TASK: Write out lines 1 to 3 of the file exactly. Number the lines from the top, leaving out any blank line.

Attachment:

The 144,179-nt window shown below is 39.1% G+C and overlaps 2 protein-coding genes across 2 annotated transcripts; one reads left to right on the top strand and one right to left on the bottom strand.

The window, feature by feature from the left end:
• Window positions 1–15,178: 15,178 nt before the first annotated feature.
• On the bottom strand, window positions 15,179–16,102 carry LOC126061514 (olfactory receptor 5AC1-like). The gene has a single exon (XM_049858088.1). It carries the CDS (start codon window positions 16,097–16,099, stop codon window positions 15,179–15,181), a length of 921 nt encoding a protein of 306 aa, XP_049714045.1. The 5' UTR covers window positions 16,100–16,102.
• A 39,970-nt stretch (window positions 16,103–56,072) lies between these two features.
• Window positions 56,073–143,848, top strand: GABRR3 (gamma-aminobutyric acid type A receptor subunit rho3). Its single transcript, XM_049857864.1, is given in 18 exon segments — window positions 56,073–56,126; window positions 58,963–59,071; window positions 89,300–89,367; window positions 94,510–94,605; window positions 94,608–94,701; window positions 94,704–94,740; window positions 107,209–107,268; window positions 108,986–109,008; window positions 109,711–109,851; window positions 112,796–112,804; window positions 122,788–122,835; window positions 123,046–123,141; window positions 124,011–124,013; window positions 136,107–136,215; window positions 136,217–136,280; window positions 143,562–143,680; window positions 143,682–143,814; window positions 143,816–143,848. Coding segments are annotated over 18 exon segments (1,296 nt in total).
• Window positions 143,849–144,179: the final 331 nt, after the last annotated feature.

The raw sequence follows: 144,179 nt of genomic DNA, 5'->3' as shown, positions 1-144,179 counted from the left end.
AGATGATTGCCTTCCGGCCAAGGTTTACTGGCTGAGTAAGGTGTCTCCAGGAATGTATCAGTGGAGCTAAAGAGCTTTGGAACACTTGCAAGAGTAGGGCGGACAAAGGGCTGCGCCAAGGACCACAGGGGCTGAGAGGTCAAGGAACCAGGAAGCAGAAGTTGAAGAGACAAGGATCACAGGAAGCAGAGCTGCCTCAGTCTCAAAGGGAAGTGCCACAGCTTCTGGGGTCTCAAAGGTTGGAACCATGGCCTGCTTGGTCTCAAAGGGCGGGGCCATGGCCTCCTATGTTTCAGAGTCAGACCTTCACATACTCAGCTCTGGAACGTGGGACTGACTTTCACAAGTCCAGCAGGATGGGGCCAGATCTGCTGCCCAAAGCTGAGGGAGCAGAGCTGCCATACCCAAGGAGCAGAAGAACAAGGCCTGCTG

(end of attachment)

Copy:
The 144,179-nt window shown below is 39.1% G+C and overlaps 2 protein-coding genes across 2 annotated transcripts; one reads left to right on the top strand and one right to left on the bottom strand.

The window, feature by feature from the left end:
• Window positions 1–15,178: 15,178 nt before the first annotated feature.